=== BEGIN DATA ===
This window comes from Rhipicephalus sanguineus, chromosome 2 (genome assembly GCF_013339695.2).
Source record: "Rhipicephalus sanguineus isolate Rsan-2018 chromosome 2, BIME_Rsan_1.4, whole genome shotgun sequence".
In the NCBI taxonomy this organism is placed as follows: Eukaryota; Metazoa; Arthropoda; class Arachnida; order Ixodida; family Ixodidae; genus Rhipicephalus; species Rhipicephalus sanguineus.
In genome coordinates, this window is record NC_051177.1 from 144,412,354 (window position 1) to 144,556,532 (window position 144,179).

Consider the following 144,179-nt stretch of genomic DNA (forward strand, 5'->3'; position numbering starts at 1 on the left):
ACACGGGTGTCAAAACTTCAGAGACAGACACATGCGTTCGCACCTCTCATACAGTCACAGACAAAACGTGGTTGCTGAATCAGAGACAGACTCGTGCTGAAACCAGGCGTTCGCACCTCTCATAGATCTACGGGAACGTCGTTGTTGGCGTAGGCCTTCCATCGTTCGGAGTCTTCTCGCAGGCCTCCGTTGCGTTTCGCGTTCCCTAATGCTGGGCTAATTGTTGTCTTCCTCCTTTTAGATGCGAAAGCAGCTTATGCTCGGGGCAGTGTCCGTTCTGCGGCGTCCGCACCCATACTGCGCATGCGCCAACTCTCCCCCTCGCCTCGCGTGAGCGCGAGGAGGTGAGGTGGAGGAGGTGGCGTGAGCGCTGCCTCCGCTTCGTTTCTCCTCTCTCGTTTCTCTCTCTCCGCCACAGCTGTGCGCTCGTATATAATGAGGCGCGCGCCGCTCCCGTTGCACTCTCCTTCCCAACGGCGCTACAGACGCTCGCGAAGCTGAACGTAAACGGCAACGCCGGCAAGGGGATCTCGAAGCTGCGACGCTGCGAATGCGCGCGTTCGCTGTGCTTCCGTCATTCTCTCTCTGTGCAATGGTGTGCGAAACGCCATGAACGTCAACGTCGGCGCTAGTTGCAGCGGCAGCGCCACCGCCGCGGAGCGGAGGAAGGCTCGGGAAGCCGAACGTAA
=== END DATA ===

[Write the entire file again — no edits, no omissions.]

This window comes from Rhipicephalus sanguineus, chromosome 2 (genome assembly GCF_013339695.2).
Source record: "Rhipicephalus sanguineus isolate Rsan-2018 chromosome 2, BIME_Rsan_1.4, whole genome shotgun sequence".
In the NCBI taxonomy this organism is placed as follows: Eukaryota; Metazoa; Arthropoda; class Arachnida; order Ixodida; family Ixodidae; genus Rhipicephalus; species Rhipicephalus sanguineus.
In genome coordinates, this window is record NC_051177.1 from 144,412,354 (window position 1) to 144,556,532 (window position 144,179).

Consider the following 144,179-nt stretch of genomic DNA (forward strand, 5'->3'; position numbering starts at 1 on the left):
ACACGGGTGTCAAAACTTCAGAGACAGACACATGCGTTCGCACCTCTCATACAGTCACAGACAAAACGTGGTTGCTGAATCAGAGACAGACTCGTGCTGAAACCAGGCGTTCGCACCTCTCATAGATCTACGGGAACGTCGTTGTTGGCGTAGGCCTTCCATCGTTCGGAGTCTTCTCGCAGGCCTCCGTTGCGTTTCGCGTTCCCTAATGCTGGGCTAATTGTTGTCTTCCTCCTTTTAGATGCGAAAGCAGCTTATGCTCGGGGCAGTGTCCGTTCTGCGGCGTCCGCACCCATACTGCGCATGCGCCAACTCTCCCCCTCGCCTCGCGTGAGCGCGAGGAGGTGAGGTGGAGGAGGTGGCGTGAGCGCTGCCTCCGCTTCGTTTCTCCTCTCTCGTTTCTCTCTCTCCGCCACAGCTGTGCGCTCGTATATAATGAGGCGCGCGCCGCTCCCGTTGCACTCTCCTTCCCAACGGCGCTACAGACGCTCGCGAAGCTGAACGTAAACGGCAACGCCGGCAAGGGGATCTCGAAGCTGCGACGCTGCGAATGCGCGCGTTCGCTGTGCTTCCGTCATTCTCTCTCTGTGCAATGGTGTGCGAAACGCCATGAACGTCAACGTCGGCGCTAGTTGCAGCGGCAGCGCCACCGCCGCGGAGCGGAGGAAGGCTCGGGAAGCCGAACGTAA